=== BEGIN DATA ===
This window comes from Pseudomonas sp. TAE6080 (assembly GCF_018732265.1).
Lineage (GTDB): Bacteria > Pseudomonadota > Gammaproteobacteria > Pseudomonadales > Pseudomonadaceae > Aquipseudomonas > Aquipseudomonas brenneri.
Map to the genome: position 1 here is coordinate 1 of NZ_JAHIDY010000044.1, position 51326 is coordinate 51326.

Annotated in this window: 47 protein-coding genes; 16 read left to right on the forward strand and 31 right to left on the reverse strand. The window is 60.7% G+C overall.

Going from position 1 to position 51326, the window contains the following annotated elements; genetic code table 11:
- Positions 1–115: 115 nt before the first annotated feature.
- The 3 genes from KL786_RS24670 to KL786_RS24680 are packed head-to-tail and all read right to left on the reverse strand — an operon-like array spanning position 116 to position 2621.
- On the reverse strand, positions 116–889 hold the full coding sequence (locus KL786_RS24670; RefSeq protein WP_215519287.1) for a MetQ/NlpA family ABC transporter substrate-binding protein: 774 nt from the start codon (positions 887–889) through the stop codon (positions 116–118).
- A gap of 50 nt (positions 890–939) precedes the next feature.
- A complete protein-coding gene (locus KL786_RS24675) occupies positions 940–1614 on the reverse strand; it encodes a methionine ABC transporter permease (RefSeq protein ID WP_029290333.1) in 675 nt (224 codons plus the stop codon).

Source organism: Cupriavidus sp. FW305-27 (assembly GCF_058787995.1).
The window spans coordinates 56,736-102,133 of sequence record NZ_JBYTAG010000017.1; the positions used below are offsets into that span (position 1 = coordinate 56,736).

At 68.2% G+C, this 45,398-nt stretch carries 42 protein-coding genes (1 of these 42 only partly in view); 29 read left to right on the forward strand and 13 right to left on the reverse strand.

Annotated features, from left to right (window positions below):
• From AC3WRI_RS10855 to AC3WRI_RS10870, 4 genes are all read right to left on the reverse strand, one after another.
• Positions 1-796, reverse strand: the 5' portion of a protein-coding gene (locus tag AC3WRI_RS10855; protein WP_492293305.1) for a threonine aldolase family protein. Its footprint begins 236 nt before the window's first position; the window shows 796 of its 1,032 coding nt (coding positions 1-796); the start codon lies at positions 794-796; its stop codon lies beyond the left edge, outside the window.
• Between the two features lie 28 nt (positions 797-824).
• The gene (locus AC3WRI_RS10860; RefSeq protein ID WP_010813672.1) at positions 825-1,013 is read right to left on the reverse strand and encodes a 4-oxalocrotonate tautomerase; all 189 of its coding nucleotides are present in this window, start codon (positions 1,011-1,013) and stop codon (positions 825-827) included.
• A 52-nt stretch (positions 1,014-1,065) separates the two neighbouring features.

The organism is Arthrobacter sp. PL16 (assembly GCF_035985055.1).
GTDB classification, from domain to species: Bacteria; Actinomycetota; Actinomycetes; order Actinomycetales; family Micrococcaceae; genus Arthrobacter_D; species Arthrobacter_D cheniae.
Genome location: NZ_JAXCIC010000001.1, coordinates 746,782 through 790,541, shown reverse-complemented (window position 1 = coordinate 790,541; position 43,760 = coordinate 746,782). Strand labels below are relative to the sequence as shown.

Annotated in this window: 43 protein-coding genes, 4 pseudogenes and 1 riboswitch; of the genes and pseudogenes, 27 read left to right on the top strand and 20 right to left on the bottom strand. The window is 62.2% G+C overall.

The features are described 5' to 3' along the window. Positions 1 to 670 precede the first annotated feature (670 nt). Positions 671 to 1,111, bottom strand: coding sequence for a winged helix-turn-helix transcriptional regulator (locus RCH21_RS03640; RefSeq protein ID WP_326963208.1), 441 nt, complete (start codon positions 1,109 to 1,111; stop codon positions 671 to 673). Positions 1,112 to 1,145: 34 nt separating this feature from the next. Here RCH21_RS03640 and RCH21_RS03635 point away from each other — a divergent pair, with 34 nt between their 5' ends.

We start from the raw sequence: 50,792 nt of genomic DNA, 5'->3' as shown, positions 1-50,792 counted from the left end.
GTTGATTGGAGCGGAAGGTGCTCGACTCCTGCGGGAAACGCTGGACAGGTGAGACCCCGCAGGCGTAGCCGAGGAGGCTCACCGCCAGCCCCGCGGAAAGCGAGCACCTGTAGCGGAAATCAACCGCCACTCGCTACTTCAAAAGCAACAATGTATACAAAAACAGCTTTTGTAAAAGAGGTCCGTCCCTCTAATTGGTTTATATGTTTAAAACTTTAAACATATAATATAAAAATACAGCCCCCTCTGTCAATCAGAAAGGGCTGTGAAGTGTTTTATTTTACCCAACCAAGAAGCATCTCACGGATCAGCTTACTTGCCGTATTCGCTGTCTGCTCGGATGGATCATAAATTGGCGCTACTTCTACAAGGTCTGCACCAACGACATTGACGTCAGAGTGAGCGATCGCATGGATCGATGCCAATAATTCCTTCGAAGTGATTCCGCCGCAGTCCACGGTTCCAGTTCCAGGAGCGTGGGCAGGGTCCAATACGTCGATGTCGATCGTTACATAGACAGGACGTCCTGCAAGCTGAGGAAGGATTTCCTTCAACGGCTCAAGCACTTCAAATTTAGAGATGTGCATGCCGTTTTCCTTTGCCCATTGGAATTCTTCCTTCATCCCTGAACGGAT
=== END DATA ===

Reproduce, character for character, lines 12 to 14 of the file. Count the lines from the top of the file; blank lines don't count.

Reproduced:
The window spans coordinates 56,736-102,133 of sequence record NZ_JBYTAG010000017.1; the positions used below are offsets into that span (position 1 = coordinate 56,736).

At 68.2% G+C, this 45,398-nt stretch carries 42 protein-coding genes (1 of these 42 only partly in view); 29 read left to right on the forward strand and 13 right to left on the reverse strand.

Annotated features, from left to right (window positions below):